The claims bill process for Florida personal injury and wrongful death lawsuits is once again coming under scrutiny for alleged lobbyist bias. This was after the Associated Press recently reported nearly half of the injury and wrongful death claims bills approved by state lawmakers in the last two years were awarded to victims represented by a lobbyist who is the brother of the state House speaker.
So why are personal injury and wrongful death cases handled in the legislature? Aren’t they handled in the courts? For those who aren’t familiar with the claims bill process, it deals specifically with claims against state and local governments that have already been through the court system. Florida allows exception to sovereign immunity (the idea that you can’t hold government accountable) so one can sue the government for negligence pretty much just like any other entity (with some exception). However, if you win, there is a damage cap of $200,000 for any individual person and $300,000 per incident. Those who have ever endured a serious injury know just how quickly one can burn through that amount – just in medical bills alone. So jurors at trial may award plaintiff damages far in excess of that amount, but that is all a plaintiff can collect – that is, unless they can find a state lawmaker to file a claims bill on their behalf requesting to be awarded more compensation to which they are rightly owed. That bill is then presented to the entire state legislature for approval. Each damage award is considered as a separate item by lawmakers. It is a tedious process that tends to require a lot of “cooks in the kitchen,” but it can be an invaluable means of compensation for those seriously injured.
Cases can range from those injured in a car accident with a negligent city worker to the medical malpractice of a nurse employed by a government-owned hospital.
Allegations of lobbying bias isn’t really anything brand new. In fact, back in 2013 and 2014, lawmakers didn’t approve a single claims bill, in part due to the firm opposition of the then-Senate president, who argued the bills were passing based on the effectiveness of their lobbyists, not the actual merits of the claim.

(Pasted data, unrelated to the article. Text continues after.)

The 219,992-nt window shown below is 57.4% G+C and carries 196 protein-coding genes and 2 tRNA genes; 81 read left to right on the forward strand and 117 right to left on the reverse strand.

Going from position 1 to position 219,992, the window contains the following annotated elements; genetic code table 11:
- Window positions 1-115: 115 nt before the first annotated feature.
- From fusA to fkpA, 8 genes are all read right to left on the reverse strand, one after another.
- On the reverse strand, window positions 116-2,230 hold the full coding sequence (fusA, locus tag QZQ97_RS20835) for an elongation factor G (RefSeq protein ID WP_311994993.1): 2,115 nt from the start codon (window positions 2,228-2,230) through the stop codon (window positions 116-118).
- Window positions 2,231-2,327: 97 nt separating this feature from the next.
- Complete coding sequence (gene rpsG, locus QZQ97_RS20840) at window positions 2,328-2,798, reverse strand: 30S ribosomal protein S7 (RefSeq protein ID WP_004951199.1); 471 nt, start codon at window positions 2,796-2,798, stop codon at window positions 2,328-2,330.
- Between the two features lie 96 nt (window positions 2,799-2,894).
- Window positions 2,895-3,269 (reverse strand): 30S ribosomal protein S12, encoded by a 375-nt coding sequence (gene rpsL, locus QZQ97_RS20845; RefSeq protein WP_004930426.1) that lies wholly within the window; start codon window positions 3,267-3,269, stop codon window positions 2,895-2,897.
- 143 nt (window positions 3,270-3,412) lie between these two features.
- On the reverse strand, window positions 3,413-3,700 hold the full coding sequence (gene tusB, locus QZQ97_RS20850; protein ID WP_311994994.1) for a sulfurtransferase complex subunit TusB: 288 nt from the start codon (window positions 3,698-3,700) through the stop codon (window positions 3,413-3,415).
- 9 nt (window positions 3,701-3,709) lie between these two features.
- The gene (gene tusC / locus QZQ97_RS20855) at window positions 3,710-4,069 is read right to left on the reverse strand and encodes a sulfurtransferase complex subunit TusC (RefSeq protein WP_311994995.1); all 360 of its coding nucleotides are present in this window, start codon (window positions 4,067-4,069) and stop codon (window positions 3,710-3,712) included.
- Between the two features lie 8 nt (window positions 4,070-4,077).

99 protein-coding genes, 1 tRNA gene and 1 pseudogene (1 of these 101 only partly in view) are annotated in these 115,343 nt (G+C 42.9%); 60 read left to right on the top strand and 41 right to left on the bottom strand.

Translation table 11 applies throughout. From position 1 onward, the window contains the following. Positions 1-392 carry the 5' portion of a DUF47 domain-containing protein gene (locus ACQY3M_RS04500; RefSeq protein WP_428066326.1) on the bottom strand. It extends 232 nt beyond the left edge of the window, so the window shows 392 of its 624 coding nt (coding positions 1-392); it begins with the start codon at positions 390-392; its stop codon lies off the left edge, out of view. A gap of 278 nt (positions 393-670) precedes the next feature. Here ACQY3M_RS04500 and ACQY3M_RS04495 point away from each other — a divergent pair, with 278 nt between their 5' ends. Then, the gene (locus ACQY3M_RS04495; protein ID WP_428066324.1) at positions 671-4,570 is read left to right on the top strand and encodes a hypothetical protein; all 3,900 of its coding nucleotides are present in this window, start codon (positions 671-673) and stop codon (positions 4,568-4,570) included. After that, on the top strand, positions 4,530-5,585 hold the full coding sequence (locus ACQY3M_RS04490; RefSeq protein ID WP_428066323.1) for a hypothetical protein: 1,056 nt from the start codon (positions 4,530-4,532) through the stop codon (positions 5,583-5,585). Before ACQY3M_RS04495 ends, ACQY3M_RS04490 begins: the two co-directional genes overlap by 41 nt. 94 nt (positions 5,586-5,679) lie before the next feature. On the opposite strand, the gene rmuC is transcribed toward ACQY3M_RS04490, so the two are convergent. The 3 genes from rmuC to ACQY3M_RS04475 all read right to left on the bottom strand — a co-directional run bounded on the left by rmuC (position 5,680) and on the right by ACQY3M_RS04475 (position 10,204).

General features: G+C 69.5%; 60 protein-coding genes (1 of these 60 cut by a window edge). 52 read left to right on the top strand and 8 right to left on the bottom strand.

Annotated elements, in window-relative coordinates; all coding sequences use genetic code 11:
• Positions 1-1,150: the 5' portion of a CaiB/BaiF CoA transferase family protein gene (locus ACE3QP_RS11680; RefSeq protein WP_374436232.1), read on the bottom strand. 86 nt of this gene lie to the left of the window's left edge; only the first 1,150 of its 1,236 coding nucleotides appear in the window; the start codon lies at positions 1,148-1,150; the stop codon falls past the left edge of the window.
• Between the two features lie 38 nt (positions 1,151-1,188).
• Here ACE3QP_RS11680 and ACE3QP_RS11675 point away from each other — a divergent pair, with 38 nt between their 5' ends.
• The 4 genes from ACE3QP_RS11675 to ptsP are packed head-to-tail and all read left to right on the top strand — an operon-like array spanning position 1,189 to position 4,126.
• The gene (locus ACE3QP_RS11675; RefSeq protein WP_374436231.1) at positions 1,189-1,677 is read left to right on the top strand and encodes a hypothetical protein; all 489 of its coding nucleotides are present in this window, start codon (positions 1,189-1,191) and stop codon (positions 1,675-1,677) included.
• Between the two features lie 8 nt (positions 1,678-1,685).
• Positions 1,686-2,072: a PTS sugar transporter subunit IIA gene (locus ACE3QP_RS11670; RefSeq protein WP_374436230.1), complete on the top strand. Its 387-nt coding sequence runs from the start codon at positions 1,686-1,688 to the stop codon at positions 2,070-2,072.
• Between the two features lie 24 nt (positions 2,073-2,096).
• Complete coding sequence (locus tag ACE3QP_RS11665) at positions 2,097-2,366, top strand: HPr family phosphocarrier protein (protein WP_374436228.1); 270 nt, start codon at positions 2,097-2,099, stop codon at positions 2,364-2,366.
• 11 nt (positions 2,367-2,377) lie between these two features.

Then lawmakers announced a commitment to try to clear through the backlog of payments to victims and families who sustained harm as a result of government actions, offering up the explanation that they had a duty to those injured to abide by court rulings. However, what they did not say was that $17 million of the $37.5 million in claims bills approved over the last two years were awarded to plaintiffs who had the help of outgoing House speaker Richard Corcoran’s lobbyist brother, who submitted 19 of the 100 claims bills filed during those legislative sessions, according to the AP.
This raises the question about who is – and isn’t – getting paid through these claims bills and whether the process is indeed impartial and fair. There are some representatives, for example, who consistently vote no on claims bills – not because they think the families don’t deserve them but because they say the process is deeply flawed. Some lawmakers say every claims bill they have ever presented came to them in the form of a lobbyist.
Several lawmakers told the AP that if the state was going to waive its sovereign immunity damage caps, it needed a more structured, egalitarian process to make that happen – one that doesn’t rely on the power and connections of a lobbyist.
Contact the South Florida personal injury attorneys at David J. Halberg, P.A., Attorneys at Law, by calling toll-free at 1-877-425-2374. Serving West Palm Beach, Miami, Tampa, Orlando and Fort Myers/ Naples. There is no fee unless you win.
Lobbyist links to victim payments, June 5, 2018, By Gary Fineout, Associated Press
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